There was one in Chester as well, wasn’t there?
There was, yes. The Chester one came just after my time.
So we are presumably getting towards the back end of your Granada career. Tell us about those last couple of years and the changes that you saw in the company and how that affected you personally.
The late ’80s things really began to change in Granada. I suppose the biggest manifestation of the change was that for all the years I had been working there I’d been vaguely aware that up on the top floor there was a whole lot of accountants you occasionally saw coming through the door in their grey suits and ties and dressed very very differently from programme makers and World in Action lot. You saw them go in and go upstairs and you didn’t really know quite what they did and they never had any interaction with you at all. I should say that in the years I ran World in Action I never never saw a budget, never looked at a budget! At the end of every year Tom Gill would say to me ‘David, we are running a little bit under budget, can you spend a little more on programmes so that we can make a better case for a 2% increase next year’ and so we’d do the best we could with that. But I never had any budget worries at all. I never knew how much the programmes cost.
You had no idea at all?!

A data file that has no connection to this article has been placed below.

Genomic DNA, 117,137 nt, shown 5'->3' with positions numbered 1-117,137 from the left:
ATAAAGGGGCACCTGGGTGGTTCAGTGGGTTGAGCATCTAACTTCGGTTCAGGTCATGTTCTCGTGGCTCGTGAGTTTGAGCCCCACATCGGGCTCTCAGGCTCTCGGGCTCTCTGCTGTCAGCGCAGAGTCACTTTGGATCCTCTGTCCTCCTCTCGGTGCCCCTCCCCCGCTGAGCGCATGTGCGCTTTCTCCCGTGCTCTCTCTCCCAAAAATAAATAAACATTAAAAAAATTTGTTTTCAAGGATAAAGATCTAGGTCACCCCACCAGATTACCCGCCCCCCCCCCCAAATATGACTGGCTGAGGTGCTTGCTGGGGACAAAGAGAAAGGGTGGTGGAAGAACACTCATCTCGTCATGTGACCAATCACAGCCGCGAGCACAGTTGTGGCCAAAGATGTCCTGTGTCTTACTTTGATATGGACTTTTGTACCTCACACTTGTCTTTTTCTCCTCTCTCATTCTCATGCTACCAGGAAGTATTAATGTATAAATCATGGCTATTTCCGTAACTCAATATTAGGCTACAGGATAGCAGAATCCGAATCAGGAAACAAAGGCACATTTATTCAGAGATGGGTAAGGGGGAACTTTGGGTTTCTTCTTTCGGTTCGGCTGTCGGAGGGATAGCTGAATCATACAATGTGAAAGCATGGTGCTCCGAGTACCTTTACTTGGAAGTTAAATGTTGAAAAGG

It’s astonishing, I had no idea how much the programme, I mean you could calculate the cost of programmes of course in all sorts of ways as to what you included above the line and below the line and all that but I really had very little idea as to what the programmes cost and I didn’t have to bother to look at budgets. Tom Gill would keep an eye on the budget and let me know if we were overspending or under spending but we basically knew that we could spend what needed to be spent. In fact one of the jokes at the time was that Anthea was on Coronation Street, I was on World in Action, Anthea was the one who was making Granada all the money and I was the one who was spending all of Granada’s money! This, as I say, was changing towards the end of the ’80s when we began to find that some of these finely grey-suited accountants were no longer all grouped together on the top floor but you had accountants in your office, in your department and suddenly we were being made much more aware of budget restrictions. We had enormous freedom in each department in deciding what we were going to make, when we were going to make it, how we were going to make it and there began to be a move towards a kind of centralisation of you were not making decisions about what programmes you were making, you were making submissions about what programmes you wanted to make and you were making submissions to what we called the Programme Prevention Department because so many questions came back – ‘Why do we need to do this? Wouldn’t it be better to do it this way?’ – from people who were not programme makers and had no programme making experience and so the whole kind of accountancy business ethos was subverting the programme making journalistic decision-making that had been so vital apart in the way in which Granada had worked. The irony is that it was David Plowright who eventually was fired for not responding to the Granada Group’s Board requirement that he adopt a much more businesslike open approach to programme making. It was David who very early on saw the way things were going to go with more and more channels opening up, with more and more competition, with a thinner spread of advertising that it was necessary to start imposing disciplines that had not been imposed on programme makers before so initially we really quite resented David Plowright for giving way towards these pressures. It was only later on that we discovered the strength of those pressures on him, the degree to which he had resisted those pressures and worked to defend the interests of programme making.